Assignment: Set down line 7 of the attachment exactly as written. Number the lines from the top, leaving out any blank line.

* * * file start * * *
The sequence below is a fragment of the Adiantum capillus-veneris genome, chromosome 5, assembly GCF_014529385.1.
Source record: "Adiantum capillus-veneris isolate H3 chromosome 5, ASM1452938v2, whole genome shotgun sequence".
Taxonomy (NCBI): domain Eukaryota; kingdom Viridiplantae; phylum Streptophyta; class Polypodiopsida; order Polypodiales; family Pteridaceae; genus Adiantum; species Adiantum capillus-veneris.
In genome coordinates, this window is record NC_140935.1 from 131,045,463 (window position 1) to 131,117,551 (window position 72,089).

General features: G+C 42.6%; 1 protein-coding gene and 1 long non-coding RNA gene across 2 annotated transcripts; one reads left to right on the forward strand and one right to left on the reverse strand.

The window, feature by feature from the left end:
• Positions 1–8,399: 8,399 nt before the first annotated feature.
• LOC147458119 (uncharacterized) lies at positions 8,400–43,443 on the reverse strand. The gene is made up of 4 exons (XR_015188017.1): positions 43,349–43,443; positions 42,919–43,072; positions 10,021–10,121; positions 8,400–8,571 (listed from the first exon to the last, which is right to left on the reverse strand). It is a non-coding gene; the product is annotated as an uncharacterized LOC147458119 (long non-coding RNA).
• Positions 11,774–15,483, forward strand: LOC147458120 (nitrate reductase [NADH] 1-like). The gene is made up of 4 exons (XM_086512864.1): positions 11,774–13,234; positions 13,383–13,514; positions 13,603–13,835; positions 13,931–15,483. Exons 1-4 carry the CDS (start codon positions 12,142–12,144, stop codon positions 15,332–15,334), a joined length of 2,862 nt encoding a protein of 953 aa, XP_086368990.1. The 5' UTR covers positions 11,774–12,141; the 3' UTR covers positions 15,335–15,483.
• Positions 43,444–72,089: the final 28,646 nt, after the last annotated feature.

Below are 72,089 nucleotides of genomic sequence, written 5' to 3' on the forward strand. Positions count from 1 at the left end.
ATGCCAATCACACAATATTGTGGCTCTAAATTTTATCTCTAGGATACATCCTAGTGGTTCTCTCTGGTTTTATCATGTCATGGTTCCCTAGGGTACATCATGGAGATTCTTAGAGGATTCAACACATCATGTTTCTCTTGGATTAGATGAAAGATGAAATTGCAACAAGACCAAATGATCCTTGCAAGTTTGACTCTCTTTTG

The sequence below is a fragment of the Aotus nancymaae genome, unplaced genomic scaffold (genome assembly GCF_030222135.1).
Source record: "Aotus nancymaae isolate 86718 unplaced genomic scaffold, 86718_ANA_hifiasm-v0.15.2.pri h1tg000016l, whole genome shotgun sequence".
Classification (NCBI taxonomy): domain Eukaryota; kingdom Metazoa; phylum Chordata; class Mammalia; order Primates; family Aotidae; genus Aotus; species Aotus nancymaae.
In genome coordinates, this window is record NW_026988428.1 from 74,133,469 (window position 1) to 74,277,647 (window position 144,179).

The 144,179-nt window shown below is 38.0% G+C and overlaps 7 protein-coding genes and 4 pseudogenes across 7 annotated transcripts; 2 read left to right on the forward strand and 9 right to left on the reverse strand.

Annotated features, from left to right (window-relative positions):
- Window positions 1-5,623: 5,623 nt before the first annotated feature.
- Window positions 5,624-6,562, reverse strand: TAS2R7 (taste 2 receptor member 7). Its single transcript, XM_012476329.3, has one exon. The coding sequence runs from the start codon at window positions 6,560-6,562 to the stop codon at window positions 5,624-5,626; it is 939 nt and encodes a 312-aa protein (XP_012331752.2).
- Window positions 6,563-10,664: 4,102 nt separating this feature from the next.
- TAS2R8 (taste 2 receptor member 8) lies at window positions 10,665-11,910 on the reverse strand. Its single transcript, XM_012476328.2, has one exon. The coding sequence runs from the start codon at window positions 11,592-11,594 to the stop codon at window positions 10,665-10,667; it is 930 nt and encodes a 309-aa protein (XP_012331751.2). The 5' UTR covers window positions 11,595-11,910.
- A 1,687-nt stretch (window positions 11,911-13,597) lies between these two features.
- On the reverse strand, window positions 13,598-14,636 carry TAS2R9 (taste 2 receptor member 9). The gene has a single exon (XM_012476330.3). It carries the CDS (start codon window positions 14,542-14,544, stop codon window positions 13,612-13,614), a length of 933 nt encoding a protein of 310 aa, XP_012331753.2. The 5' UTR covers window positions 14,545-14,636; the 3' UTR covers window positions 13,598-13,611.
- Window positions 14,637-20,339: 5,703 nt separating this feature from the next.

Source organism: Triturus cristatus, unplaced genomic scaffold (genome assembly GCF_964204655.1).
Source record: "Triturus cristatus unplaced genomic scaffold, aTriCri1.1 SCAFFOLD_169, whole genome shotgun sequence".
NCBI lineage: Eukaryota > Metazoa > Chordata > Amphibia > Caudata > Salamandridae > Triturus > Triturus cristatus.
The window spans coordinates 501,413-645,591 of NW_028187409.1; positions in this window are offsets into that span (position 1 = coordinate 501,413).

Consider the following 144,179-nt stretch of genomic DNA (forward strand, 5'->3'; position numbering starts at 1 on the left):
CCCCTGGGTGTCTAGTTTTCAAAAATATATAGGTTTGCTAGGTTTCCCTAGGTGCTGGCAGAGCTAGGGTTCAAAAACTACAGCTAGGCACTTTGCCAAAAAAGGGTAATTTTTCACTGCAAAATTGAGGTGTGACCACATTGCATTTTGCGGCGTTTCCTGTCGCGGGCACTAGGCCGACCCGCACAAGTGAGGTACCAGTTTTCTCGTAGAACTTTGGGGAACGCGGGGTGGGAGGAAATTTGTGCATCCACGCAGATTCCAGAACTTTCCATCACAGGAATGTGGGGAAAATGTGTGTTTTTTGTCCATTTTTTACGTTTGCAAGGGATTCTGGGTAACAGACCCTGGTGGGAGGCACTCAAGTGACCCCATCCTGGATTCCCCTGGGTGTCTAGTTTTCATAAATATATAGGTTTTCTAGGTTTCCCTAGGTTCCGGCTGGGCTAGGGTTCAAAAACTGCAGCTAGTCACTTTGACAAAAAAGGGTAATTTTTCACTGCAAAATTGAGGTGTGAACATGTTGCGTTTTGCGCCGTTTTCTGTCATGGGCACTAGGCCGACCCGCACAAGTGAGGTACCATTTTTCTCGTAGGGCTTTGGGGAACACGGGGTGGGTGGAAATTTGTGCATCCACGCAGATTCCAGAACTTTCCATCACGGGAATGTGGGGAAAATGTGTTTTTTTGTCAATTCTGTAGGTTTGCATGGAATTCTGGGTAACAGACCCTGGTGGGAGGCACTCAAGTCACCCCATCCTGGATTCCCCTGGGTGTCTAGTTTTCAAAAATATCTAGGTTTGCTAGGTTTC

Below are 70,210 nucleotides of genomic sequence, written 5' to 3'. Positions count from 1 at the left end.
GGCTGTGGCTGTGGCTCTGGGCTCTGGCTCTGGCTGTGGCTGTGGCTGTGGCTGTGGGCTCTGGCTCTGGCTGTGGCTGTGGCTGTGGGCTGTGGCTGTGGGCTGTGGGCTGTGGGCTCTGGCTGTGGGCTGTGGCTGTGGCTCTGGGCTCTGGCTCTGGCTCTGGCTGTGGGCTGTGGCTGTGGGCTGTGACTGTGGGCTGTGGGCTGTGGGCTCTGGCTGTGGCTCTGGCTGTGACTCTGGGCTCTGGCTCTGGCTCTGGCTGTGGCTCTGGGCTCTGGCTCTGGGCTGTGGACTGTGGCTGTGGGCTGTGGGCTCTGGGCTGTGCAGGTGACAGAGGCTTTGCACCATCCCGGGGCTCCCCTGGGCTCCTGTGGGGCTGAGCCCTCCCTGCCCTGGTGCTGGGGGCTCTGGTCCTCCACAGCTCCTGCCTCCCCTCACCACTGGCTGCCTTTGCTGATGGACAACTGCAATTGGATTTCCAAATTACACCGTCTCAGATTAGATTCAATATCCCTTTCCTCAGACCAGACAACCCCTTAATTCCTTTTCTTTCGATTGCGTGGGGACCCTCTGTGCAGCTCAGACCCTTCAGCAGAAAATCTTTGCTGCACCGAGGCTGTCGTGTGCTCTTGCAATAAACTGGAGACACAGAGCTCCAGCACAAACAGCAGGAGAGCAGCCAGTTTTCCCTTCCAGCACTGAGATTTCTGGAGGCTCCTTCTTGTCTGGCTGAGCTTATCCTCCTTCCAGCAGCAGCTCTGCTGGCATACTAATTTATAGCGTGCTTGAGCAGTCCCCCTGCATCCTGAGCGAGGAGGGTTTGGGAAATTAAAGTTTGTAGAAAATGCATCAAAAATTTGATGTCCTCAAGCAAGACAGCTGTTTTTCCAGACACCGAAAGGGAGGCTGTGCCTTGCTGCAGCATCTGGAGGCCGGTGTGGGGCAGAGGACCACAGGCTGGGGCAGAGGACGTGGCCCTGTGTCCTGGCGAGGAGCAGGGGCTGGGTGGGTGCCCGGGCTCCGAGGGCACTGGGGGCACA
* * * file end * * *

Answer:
• Positions 1–8,399: 8,399 nt before the first annotated feature.